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UK financial watchdog asks the public how to regulate cryptocurrency

regulation

Bitcoin and other cryptocurrencies (cryptoassets) have caused regulators many headaches in recent years.

In the latest twist in crypto’s regulation saga, the UK’s financial watchdog has launched a consultation on existing guidance around cryptoassets amid fears that companies could be putting consumers at risk by offering unauthorized services.

The Financial Conduct Authority (FCA), the US equivalent to the Securities and Exchange Commission (SEC), launched its consultation after the UK Cryptoasset Taskforce requested additional guidance and clarity on the current regulatory framework.

As there is uncertainty across jurisdictions, newbie blockchain startups are inevitably faced with legal quandaries – do I need to register my ICO with regulators? Can I sell my token and not be hunted down by the watchdogs?

In a bid to move things along, the FCA has established a framework for categorizing cryptoassets: exchange tokens (Bitcoin, Ethereum, Litecoin and any other cryptocurrencies); security tokens (tokens that amount to a specified investment’ and may provide rights such as ownership, repayment of money, or entitlement to share in future profits); and utility tokens (redeemed for access to a specific product or service that’s typically provided using decentralized ledger technology).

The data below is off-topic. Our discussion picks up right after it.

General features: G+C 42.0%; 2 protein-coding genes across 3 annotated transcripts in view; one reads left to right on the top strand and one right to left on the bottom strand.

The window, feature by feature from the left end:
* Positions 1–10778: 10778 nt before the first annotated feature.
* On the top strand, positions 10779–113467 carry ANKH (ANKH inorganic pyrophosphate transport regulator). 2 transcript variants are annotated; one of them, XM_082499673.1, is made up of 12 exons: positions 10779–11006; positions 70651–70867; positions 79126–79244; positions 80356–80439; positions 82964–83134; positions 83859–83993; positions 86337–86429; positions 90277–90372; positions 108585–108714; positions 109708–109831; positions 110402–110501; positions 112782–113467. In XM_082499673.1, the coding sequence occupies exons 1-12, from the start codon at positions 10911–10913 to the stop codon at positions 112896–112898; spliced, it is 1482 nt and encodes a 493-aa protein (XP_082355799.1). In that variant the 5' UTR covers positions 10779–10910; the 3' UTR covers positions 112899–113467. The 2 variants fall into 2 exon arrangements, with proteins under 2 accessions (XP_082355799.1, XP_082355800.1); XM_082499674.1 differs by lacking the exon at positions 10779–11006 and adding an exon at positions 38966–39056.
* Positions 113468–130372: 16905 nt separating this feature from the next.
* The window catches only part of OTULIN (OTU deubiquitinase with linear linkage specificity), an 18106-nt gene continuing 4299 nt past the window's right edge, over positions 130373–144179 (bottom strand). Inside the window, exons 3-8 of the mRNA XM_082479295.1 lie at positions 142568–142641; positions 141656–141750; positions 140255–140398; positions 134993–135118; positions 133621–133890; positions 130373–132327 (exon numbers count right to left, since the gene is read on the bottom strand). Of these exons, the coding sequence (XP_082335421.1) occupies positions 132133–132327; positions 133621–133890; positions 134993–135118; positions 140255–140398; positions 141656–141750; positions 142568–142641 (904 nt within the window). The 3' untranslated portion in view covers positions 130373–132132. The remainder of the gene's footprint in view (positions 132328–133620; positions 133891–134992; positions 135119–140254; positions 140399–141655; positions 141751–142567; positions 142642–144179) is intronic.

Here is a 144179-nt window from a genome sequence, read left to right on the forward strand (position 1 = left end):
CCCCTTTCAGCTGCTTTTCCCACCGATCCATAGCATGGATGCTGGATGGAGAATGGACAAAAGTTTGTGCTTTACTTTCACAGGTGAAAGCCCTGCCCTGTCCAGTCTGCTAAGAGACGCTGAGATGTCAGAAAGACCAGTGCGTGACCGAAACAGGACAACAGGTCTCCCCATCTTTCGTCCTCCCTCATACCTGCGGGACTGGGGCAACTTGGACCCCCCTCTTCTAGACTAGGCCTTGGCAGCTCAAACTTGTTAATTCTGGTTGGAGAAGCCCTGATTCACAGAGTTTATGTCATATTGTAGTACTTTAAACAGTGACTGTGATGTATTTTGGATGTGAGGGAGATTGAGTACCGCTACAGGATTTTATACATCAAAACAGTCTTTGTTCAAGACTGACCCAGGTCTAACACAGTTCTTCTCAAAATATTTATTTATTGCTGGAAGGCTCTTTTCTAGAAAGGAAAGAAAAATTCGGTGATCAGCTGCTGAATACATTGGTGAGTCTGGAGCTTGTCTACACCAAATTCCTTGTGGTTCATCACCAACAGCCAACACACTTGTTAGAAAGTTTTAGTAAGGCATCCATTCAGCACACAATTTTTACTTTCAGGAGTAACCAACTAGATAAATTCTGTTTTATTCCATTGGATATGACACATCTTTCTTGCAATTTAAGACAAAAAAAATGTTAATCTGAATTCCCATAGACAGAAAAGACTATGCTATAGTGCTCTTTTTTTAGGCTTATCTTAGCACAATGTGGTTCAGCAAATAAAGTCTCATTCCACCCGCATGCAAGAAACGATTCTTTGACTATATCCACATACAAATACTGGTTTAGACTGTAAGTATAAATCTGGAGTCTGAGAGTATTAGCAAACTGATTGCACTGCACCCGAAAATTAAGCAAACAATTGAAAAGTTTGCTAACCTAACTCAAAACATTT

According to Marco Santori, a well-known figure in the cryptocurrency space as president and chief legal officer at Blockchain, the FCA doesn’t have jurisdiction over utility tokens because they don’t adhere to the criteria to be classified as security tokens.

In his Twitter thread, Santori notes that unlike the SEC statutes, the FAC consultation papers are not law, and this highlights how differently each side of the Atlantic approaches regulation.

As CoinDesk’s Noelle Acheson rightly points out, the SEC seems to be looking at the bigger picture, seeking to come up with sector-wide regulation and setting punitive fines – it handed cryptocurrency startup Tomahawk a lifetime ban and a $30,000 fine for using fraudulent marketing strategies to fundraise

Meanwhile, over in Europe, authorities are still trying to figure out how to assess the bigger picture.

The FCA has set a 10-week consultation period to and will publish feedback and the final text of the guidance this Summer.

Published January 24, 2019 — 14:00 UTC